Although this novel, like most books written in the 1950s, does date itself (toadstool shaped Martians living along canals, caverns filled with data stored on microfilm, etc.), it remains an entertaining read to this day by virtue of a very believable first person voice. One of the great challenges of using a first-person point of view in telling a tale is showing the growth and development of the main character. The person telling the tale is looking back on his or her life, relating the events from the perspective of someone here and now who has been through these things. Whatever growth or change the narrator experienced in the course of those events is now something of the past and the tale is told by the person who has already changed. You may get a sense for how that change came to be, but it is often merely described, and not experienced by the reader.
Double Star manages to avoid this pitfall. The narrator tells this tale from his here-and-now perspective, but does so with a clear awareness of the man his younger self really was. He remembers it clearly enough to describe the process of change he endured, while providing the frame of reference needed to tell the story. By accomplishing this, Heinlein made it possible to see the personal growth of Smythe though the recollections of the more mature Smythe. When I first read this novel, sometime in the late 1960s, I did not pick up on this aspect of the story, and simply rolled along with the plot. The story just worked. This rereading was by a more “mature” reader, and my own frame of reference now includes a basic understanding of how to handle, or not handle, a first-person narrative. (I make no claims to being especially adept at it, myself.) Knowing this to be no easy trick to pull off adds a level of enjoyment to rereading this book.
Of course, Heinlein’s own personality comes through in the telling of the tale, with his philosophical and political inclinations right there, if you know how to look for them. In this old novel they’re not as blatant as would be the case late in his career, when Heinlein the author literally intruded upon his own stories. Smythe comes across as a bit of a Libertarian, but not especially polarized, and capable of changing his mind when he learns that things are not as they seem. And the degree to which he discovers that this is the case provides much of what moves the development of this character.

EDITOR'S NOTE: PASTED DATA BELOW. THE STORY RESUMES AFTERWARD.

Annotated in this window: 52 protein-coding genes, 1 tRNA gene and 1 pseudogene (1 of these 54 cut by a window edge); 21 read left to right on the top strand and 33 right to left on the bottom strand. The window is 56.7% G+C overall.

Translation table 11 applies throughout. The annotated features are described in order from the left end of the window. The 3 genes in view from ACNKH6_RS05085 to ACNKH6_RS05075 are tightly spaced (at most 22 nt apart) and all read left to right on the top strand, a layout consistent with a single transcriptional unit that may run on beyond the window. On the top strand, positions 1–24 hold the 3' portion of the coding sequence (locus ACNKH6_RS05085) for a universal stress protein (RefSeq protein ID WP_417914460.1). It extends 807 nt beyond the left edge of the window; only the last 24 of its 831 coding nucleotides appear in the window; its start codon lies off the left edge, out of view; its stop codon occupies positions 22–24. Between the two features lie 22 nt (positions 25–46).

If you’ve managed to miss this bit of early Heinlein, give it a try. It surely deserved its award, and though it now does seem a bit dated, the strength of the character, presented in the first person, makes it an engaging read all the same.
I almost literally grew up writing, and that may well be because I was raised in a family that placed a very high value on literacy; as each of the five siblings demonstrated an ability to read, it was cause for celebration. Reading and writing being the flip sides of literacy, it’s a good bet the habit of putting things down in words was encouraged, as well. We wrote thank you notes for gifts and letters to relatives at the urging of the adults around us, and all five of us became a bit better than functionally literate.
For me, for some reason, it went beyond that. Way beyond. My first attempts at writing stories happened in middle school. By the time I was in high school I knew writing would be part of what I did with my life, and by the time I made my first stab at college I’d realized that writing was going to be my life. By the time I met she-who-was-to-become my wife I’d sold some magazine articles and essays, and written (but not sold) dozens of short stories and several novels. I wrote with the conviction that any given project could be that all-important first sale, and I did so for more than fifteen years. The clerks at the post office I used in Phoenix all knew me by name, I was in there so often with brown 9×12-inch envelopes. All the while the publishing industry was tightening up, becoming a moving target I could in no way anticipate, much less hit. I just kept writing and tried to believe.
It eventually wore me out. I cut back on time spent writing and pursued other things. I got married – twenty-six years ago this very day, in fact. I went back to school and this time completed a degree in plant biology. I rediscovered the stars. I was looking for other things to do, other ways to spend my time, rather than writing more stories that would never see the light of day. I didn’t actually stop writing; astronomy saw to that as I began to post observing reports and book reviews on the Cloudy Nights Telescope Reviews website. But writing with the aim of making it a profession, a way of life, faded to the background.
This was not, as it turned out, a good or healthy thing for me, as I’ve said before on this weblog.